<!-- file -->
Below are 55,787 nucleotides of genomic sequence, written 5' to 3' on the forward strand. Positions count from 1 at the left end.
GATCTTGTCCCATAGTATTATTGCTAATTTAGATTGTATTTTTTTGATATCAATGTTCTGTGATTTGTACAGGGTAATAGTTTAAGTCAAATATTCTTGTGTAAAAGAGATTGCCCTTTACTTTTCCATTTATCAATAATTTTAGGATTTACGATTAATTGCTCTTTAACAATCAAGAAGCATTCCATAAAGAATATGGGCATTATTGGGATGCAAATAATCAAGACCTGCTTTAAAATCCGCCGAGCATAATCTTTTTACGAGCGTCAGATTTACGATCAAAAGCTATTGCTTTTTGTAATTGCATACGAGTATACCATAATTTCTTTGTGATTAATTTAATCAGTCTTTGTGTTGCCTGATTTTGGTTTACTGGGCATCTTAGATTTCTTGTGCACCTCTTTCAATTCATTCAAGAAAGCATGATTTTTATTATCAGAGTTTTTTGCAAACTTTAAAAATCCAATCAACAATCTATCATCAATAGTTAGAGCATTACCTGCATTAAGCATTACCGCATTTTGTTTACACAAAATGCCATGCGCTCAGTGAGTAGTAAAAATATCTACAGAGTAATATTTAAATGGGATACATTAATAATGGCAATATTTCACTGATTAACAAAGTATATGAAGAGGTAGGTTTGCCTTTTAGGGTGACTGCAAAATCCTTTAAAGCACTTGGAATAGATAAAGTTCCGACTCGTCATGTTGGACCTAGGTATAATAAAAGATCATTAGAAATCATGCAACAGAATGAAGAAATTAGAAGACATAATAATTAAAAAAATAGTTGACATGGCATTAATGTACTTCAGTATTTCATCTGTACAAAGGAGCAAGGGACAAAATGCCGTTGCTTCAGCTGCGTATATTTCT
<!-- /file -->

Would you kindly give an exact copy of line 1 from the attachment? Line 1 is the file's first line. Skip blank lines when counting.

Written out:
Below are 55,787 nucleotides of genomic sequence, written 5' to 3' on the forward strand. Positions count from 1 at the left end.